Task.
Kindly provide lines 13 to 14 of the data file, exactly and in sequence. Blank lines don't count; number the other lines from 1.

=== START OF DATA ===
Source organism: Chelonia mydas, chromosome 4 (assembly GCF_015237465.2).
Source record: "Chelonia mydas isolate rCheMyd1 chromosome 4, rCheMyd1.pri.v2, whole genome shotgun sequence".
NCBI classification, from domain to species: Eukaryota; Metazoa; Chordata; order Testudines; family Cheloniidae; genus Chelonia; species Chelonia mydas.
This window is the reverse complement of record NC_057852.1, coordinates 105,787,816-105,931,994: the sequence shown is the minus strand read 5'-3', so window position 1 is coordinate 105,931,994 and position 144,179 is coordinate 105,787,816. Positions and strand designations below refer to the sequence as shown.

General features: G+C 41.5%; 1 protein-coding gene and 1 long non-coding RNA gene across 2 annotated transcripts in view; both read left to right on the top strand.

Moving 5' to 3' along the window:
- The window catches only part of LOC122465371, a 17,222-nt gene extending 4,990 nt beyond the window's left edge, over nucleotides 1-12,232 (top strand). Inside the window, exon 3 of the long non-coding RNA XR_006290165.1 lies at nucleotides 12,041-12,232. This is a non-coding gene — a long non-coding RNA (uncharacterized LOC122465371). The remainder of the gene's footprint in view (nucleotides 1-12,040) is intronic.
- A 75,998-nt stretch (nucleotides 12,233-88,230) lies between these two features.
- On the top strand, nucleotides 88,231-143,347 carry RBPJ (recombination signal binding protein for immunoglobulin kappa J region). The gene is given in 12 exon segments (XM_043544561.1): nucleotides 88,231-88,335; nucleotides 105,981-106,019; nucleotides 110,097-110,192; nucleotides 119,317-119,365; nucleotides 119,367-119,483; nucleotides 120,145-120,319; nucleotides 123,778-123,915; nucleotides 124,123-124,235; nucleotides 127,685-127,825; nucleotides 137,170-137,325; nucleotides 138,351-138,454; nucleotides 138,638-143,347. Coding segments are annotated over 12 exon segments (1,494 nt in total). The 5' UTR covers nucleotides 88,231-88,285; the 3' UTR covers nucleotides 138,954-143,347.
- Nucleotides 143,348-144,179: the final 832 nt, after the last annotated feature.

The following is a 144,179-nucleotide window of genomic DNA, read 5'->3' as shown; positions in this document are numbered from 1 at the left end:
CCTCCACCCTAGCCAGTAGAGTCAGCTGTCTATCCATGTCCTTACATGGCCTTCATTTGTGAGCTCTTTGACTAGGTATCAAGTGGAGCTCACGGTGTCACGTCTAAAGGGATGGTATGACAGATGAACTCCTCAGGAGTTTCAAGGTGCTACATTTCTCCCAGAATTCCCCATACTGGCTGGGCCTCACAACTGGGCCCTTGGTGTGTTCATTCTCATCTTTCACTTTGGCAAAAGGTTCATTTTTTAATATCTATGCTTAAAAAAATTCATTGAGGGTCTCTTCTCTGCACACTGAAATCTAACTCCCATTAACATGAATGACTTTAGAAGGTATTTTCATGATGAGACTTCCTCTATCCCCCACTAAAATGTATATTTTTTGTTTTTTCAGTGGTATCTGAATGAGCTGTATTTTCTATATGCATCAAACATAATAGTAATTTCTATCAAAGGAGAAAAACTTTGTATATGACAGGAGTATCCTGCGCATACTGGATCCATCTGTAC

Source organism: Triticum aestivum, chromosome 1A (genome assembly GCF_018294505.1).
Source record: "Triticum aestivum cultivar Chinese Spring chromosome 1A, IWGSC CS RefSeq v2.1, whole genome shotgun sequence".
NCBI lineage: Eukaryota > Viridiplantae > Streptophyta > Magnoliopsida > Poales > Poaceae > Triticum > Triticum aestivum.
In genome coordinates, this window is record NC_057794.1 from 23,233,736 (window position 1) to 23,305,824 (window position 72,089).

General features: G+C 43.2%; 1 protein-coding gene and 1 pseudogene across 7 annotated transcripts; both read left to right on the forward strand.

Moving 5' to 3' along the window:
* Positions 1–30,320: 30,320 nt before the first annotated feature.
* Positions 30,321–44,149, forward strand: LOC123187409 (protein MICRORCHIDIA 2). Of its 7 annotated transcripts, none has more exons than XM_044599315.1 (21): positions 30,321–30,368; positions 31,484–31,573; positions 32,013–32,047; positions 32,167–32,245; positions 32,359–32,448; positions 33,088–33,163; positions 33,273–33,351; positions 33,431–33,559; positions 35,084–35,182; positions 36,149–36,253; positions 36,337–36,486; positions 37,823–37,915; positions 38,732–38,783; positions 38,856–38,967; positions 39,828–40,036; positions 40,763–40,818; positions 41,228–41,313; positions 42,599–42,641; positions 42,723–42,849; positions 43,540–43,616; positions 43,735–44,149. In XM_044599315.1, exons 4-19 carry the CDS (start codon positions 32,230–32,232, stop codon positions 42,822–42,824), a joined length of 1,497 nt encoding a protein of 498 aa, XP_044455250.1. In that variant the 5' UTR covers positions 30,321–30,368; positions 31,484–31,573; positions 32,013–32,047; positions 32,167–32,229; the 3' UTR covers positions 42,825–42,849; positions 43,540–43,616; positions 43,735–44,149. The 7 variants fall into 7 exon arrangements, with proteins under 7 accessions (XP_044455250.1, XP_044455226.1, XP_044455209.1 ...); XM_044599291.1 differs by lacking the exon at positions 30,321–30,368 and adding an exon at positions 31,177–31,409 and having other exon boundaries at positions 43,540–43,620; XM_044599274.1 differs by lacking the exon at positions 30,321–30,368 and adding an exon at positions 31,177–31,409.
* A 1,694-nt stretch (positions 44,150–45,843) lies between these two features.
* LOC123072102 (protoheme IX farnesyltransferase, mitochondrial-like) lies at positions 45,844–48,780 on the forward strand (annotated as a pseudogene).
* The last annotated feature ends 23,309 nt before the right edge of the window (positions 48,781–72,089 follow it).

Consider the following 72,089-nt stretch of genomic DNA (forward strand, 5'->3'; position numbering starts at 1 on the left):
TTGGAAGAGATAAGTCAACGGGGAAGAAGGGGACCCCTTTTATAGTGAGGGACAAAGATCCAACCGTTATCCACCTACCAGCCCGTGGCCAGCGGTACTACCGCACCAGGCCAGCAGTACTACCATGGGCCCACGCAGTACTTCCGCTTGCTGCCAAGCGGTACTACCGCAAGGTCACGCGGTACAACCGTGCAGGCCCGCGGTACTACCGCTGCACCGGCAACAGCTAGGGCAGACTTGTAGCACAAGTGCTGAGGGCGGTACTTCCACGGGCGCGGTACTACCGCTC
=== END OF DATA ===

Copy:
Source organism: Triticum aestivum, chromosome 1A (genome assembly GCF_018294505.1).
Source record: "Triticum aestivum cultivar Chinese Spring chromosome 1A, IWGSC CS RefSeq v2.1, whole genome shotgun sequence".